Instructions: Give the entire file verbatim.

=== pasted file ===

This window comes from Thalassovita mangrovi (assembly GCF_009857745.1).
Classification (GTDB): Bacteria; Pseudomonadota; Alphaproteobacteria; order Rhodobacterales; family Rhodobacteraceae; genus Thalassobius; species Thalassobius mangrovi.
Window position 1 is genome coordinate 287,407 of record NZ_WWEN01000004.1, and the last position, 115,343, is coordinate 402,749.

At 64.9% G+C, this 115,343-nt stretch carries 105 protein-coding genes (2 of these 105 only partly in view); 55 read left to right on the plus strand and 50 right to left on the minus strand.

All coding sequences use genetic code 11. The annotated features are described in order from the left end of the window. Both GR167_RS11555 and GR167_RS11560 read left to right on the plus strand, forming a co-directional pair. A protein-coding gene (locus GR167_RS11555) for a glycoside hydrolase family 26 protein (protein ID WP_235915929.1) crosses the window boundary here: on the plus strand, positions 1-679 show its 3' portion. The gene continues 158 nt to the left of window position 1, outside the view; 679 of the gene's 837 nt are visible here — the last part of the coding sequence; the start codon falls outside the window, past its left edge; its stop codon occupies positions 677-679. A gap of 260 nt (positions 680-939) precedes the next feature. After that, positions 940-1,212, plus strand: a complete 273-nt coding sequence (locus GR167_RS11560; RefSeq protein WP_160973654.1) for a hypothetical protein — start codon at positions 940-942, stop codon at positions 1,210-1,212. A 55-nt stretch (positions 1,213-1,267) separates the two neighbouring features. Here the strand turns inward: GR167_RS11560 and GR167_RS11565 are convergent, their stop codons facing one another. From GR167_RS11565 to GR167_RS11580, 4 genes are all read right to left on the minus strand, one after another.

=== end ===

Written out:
This window comes from Thalassovita mangrovi (assembly GCF_009857745.1).
Classification (GTDB): Bacteria; Pseudomonadota; Alphaproteobacteria; order Rhodobacterales; family Rhodobacteraceae; genus Thalassobius; species Thalassobius mangrovi.
Window position 1 is genome coordinate 287,407 of record NZ_WWEN01000004.1, and the last position, 115,343, is coordinate 402,749.

At 64.9% G+C, this 115,343-nt stretch carries 105 protein-coding genes (2 of these 105 only partly in view); 55 read left to right on the plus strand and 50 right to left on the minus strand.

All coding sequences use genetic code 11. The annotated features are described in order from the left end of the window. Both GR167_RS11555 and GR167_RS11560 read left to right on the plus strand, forming a co-directional pair. A protein-coding gene (locus GR167_RS11555) for a glycoside hydrolase family 26 protein (protein ID WP_235915929.1) crosses the window boundary here: on the plus strand, positions 1-679 show its 3' portion. The gene continues 158 nt to the left of window position 1, outside the view; 679 of the gene's 837 nt are visible here — the last part of the coding sequence; the start codon falls outside the window, past its left edge; its stop codon occupies positions 677-679. A gap of 260 nt (positions 680-939) precedes the next feature. After that, positions 940-1,212, plus strand: a complete 273-nt coding sequence (locus GR167_RS11560; RefSeq protein WP_160973654.1) for a hypothetical protein — start codon at positions 940-942, stop codon at positions 1,210-1,212. A 55-nt stretch (positions 1,213-1,267) separates the two neighbouring features. Here the strand turns inward: GR167_RS11560 and GR167_RS11565 are convergent, their stop codons facing one another. From GR167_RS11565 to GR167_RS11580, 4 genes are all read right to left on the minus strand, one after another.